Your patient may be taking duplicate meds

You'll need to "play detective"

When a woman reported depression, migraines, and slurred speech over a period of months to Casie McMaster, RN, an ED nurse at St. Anthony's Hospital in St. Louis, MO, she reviewed her patient's home medications.

"I noticed she had several bottles of amitriptyline. She had been prescribed this drug twice, by two different doctors," she says.

While the normal dose for migraine treatment is 10 mg per day, says McMaster, the normal dose for depression is 150 to 300 mg per day in divided doses. "I soon found out she was taking 450 mg a day in three doses, which put her 150 mg over the recommended dose per day," she says. "Her doctors had no idea what the other was prescribing."

The woman was taking three times the intended amount of the medication, says McMaster, which was making her drowsy and causing slurred speech. "This is an example of a huge discrepancy that could have been easily avoided if her primary medical doctor and psychiatrist would have communicated, or had the ability to compare what each was prescribing," says McMaster.

Medication reconciliation is often a frustrating task for ED nurses, since they need to "play detective" to figure out what a patient is taking, says McMaster.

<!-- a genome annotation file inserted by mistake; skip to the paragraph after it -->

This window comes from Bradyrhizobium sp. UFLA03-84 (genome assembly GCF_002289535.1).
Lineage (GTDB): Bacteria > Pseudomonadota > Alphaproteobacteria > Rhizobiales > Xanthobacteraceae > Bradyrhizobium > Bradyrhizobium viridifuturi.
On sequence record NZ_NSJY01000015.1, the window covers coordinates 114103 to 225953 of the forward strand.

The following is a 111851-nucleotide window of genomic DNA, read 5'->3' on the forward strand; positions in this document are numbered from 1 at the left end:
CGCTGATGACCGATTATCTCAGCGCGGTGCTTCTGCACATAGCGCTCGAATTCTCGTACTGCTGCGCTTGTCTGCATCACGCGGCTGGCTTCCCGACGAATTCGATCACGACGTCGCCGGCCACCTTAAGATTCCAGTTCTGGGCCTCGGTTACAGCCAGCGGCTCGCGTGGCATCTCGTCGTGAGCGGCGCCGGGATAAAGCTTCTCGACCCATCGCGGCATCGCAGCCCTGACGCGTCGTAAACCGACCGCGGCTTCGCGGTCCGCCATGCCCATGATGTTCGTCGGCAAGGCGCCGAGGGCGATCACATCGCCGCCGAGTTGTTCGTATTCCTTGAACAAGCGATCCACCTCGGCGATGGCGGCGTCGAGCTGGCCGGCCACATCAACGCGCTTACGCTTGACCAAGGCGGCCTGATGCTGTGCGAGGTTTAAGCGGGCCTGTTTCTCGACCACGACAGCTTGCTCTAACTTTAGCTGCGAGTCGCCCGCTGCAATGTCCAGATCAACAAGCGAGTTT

To avoid discrepancies, McMaster says to compare the medications your patient is currently taking to what medications will be given in the ED or prescribed to a discharged patient.

"Patients are so ill or overwhelmed they don't think to tell us everything," says McMaster. "As your patient's advocate, make sure you have turned every stone prior to prescribing." (See clinical tip on previous medications, below.)


For more information on medication reconciliation in the ED, contact:

  • Casie McMaster, RN, Emergency Department, St. Anthony's Hospital, St. Louis. Phone: (314) 525-4558. Fax: (314) 525-4868. E-mail:
  • Donna Sparks, MSN, RN, CEN, CNABC, Director of Emergency Services, Baptist Hospital of Miami (FL). Phone: (786) 596-7336. Fax: (786) 596-7995. E-mail:

Clinical Tip

Check if patient still takes previous meds

Reviewing your patient's previous medical records will tell you the medications he or she was taking at the time he or she was discharged, but the patient might have discontinued taking some of these, says Donna Sparks, MSN, RN, CEN, director of emergency services at Baptist Hospital Miami (FL). "A pitfall is possible if the nurse were to list the old medications as the patient's current medications without validation," says Sparks.